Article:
Masterpiece isn’t a word to be casually tossed around, but it’s hard not to ascribe it to Lilith Games and Grant & Bert Studios’ Abi: A Robot’s Tale (out now, $2.99). Captivating visuals, delightfully clever gameplay, endearing characters, and more combine to make thisstory-driven puzzle adventure a true work of art and one of the best iOS games of the year.
Eager to find out more about Abi and the amazing people who created it, I recently spoke with Grant & Bert Studios’ Cheng Peng. Check out the interview below.
Thanks so much for joining me for this chat. Can I start by asking you to introduce yourself and tell me a little about your position at Grant & Bert Studios?
My name is Cheng Peng and I’m the animator and the story writer at Grant & Bert Studios.
What is Grant & Bert Studios’ mission statement as a company?
To express our thoughts to the world via artistic media.
Abi arrives on iOS this week.I’ve played through a decent chunk of it already and I’ve got to say, it’s one of the most beautiful and visually unique titles to grace the App Store in quite some time. How long has it been in development for, and how many people worked on it?
Thank you! We’ve been developing the game for 2 years with 6 people. A game level designer, a special effects designer, a programmer, two background + character designers, and me.
In addition to gorgeous visuals, Abi features a very engaging and emotional story. Without giving too much away ahead of release, what can you tell my readers about its premise, plot and characters?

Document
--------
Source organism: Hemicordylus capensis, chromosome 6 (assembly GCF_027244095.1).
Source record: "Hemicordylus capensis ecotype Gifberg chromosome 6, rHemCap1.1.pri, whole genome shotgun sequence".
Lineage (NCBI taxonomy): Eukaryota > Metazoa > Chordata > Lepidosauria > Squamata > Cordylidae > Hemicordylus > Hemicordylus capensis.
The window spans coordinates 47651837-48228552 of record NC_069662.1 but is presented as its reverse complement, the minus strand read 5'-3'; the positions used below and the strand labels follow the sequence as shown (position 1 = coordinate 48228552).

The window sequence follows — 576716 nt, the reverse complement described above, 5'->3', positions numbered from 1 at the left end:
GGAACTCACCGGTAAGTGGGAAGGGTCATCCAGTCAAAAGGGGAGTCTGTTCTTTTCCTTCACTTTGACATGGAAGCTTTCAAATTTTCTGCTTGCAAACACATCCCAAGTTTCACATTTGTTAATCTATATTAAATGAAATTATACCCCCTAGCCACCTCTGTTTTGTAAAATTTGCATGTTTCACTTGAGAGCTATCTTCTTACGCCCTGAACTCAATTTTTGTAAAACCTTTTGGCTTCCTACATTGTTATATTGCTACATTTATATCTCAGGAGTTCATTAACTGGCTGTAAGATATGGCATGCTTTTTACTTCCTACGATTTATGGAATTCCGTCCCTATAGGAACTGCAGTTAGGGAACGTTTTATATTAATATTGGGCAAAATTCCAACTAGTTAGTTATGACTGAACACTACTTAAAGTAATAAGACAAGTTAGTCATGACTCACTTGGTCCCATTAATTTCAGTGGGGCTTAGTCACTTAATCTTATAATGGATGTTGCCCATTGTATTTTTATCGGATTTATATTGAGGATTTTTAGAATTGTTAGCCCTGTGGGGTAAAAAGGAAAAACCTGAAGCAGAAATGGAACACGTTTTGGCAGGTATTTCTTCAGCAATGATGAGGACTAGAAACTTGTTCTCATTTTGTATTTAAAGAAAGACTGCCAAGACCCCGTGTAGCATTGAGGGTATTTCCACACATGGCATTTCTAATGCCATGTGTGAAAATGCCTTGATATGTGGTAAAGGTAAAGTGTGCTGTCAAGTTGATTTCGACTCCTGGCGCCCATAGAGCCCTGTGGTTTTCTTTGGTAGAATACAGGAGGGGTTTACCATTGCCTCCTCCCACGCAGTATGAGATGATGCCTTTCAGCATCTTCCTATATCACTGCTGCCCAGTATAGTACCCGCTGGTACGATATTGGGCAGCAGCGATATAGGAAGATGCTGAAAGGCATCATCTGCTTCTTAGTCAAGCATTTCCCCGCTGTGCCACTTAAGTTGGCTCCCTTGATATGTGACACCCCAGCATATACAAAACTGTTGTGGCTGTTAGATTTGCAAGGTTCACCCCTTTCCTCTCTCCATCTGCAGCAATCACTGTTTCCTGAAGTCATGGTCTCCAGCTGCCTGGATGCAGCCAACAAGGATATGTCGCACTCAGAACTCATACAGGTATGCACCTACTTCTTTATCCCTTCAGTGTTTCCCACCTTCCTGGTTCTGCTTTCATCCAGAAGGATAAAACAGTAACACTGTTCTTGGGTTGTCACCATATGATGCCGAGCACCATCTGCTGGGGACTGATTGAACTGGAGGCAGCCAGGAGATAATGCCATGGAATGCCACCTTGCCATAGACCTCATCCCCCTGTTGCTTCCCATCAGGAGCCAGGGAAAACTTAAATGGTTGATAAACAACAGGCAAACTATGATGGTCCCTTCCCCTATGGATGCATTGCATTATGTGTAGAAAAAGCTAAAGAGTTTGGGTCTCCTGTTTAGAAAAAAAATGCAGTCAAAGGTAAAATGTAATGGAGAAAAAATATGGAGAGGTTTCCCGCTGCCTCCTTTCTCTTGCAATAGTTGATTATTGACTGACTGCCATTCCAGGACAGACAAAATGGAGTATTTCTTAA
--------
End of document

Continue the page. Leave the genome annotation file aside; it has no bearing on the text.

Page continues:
The story is established on a lonely post-apocalyptic world where only robots walk the earth. Our main character Abi is going to help another robot named DD to find his long-lost friend — a white bird.
When brainstorming and designing Abi’s futuristic world and the robotic creatures that inhabit it, did you guys look to any particular games, movies or books for inspiration?
Yes. Some inspirations to mention are Amanita’s Machinarium, Pixar’s Wall-e, Fritz Lang’s Metropolis, Blade Runner (1982), Ray Bradbury’s The Illustrated Man, and Shaun Tan’s The Lost Thing.
Abiscooped first place at the Big Indie Pitch at ChinaJoy a couple of months ago. It must have provided your team with a big boost ofencouragement and motivation to win an award like that so close to the final leg of development?
Yes, we have never won any prize like that. It was really a huge encouragement to the whole studio. People did show great interest in our game and wanted to hear the story.
Abi and DD are such a charming and lovable duo! Do you have more plans for these characters beyond the current game?
We love them as well! Perhaps we’ll release comics about their past (and comics for other robot characters, too. All of them have their own interesting background stories). We also have the ambition to make some animated shorts. *fingers crossed*
What’s next for Grant & Bert Studios after Abi? Any upcoming projects in the works that you can tell me about?
We are not sure about that yet, maybe a sandbox game? And besides, Abi’s story is far from over…
Okay, I’ll wrap up with a question I always like to ask successful (or soon-to-be successful) indie developers. What advice do you have for up-and-comers looking to break into the mobile games scene?
Keep the operation as simple as possible. We put lots of functions into the game but later we had to remove many of them. The brain always prefers a more relaxing way. Also, graphics and sounds are essential to providing players with sufficiently deep and lasting impressions of your game.
Thanks for such an interesting chat, Cheng Peng. Also, a huge thank you to Marco Cárdenas Alfonso from Lilith Games for facilitating this interview.